None us wants to inflict this on our loved ones. It’s not up to us. The best we can do is to share the struggle with them and do what we can to heal. Relapses have their own timing. MAV changes all our plans. A good partner will try to understand. It’s easy to feel guilty. I know. I’m not eligible for income assistance. I own a business. I work or I don’t. If I can work, I get paid. If I cannot, I don’t. There is no unemployment or disability assistance for me. That means my husband works extra. I used to be the higher earner. I was really proud of that. We made sacrifices early in our marriage to send me to graduate school. That doesn’t matter now. The situation is what it is. He loves me, so we both do what we can. If your partner loves you, and I’m sure he does, he will understand. This is a condition the two of you must face together, as partners. Let the love live, even if the plans or the timing has to change.


#15

Is there a good time for a relapse? It seems to me you are at about as good a time as any. You have shelter you don’t have to work to maintain. After you buy, the mortgage payments keep coming whether you are able to work or not. MAV may change your plans. It will also teach you to live within your means and maintain a nest egg just in case. These are valuable lessons and skills and it’s a blessing to learn them early.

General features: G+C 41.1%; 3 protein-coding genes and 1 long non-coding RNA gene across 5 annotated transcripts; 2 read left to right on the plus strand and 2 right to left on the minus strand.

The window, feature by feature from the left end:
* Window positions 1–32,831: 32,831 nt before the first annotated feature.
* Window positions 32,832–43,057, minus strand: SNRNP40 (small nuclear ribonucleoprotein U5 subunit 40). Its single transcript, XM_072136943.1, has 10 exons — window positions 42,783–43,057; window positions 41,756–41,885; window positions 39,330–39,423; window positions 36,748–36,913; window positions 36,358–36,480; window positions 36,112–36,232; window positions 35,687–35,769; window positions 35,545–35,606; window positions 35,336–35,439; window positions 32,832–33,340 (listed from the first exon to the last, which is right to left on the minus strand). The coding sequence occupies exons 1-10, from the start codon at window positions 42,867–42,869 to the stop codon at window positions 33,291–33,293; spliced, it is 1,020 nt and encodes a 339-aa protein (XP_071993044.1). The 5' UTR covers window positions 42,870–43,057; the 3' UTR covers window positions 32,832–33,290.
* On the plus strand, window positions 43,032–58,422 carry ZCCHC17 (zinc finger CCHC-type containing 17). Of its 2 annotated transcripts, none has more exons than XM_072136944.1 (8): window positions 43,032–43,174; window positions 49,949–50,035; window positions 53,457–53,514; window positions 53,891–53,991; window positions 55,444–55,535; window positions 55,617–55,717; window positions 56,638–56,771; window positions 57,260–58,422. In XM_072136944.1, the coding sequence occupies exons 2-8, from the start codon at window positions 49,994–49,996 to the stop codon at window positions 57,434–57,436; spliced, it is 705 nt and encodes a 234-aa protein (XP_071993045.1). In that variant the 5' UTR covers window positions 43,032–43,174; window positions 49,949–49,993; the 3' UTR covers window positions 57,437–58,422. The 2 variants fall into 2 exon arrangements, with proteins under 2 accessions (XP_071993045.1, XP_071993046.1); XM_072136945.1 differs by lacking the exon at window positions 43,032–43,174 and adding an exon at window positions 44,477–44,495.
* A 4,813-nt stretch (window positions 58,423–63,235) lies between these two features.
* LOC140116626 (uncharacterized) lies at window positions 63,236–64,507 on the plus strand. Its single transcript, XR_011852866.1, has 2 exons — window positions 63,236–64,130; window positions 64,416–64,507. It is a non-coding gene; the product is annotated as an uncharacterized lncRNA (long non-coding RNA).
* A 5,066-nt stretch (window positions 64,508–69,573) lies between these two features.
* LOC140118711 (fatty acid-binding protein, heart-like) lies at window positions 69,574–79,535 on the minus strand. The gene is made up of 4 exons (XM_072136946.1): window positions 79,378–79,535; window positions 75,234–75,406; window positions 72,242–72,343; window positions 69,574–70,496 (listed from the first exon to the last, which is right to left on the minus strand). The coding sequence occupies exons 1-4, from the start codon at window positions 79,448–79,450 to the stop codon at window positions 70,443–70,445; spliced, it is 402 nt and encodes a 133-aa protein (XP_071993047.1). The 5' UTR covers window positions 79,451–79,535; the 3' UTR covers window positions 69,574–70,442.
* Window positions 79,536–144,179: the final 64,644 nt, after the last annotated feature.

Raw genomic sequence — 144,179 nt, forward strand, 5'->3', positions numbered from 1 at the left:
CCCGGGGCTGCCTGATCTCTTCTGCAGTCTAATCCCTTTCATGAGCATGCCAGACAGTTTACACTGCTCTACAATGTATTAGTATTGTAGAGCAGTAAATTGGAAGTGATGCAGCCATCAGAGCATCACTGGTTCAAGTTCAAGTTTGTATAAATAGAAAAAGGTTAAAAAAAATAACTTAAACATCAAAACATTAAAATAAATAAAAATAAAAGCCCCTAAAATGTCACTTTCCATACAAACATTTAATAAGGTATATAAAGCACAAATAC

None of us chooses to get a disabling neurological disorder. The best we can do is accept the truth of our circumstance, learn to adapt, and find new ways to thrive.


#17

Can you take him with you to your appointment? It helped for me to take my husband and to have him read the 2014 Survival Guide on this site. They don’t get it. How could they? It’s hard for us to understand and accept and we’re the ones living with it.


#19

I barely understand it and my symptoms started when I was your age. I’m 45. I think the thing is, nobody understands it all that well.

Best of luck with Dr. S.


#20

thank you - this is the thing isn’t it…everyone says ‘it may be this mechanism or that mechanism’…and when you ask how drugs work they’ll say ‘oh its possibly this or that’…not very reassuring lol!


#21

Don’t get me started on that subject!! :slight_smile:

Best of luck with Dr. S!


#22

I’m excited to see him again, how sad is that hahah

I came out of my last appt feeling super positive for the first time ever, unfortunately the med he prescribed didn’t agree with me so I stopped it and have been trying to manage VM without meds, not great for me as its been awful recently


#23

The guy knows his treatment. He’ll find something!


#24

fingers crossed! I have a feeling the next drug may be topamax as I’ve now had three Dr’s mention it to me and I’ve resisted it each time hahah (including Dr S)


#25

Topamax is a lot like Marmite, I hear!


#26

yes and I’m hoping my body falls on the ‘love it’ side of the spectrum…no quality of life and can’t go on like this…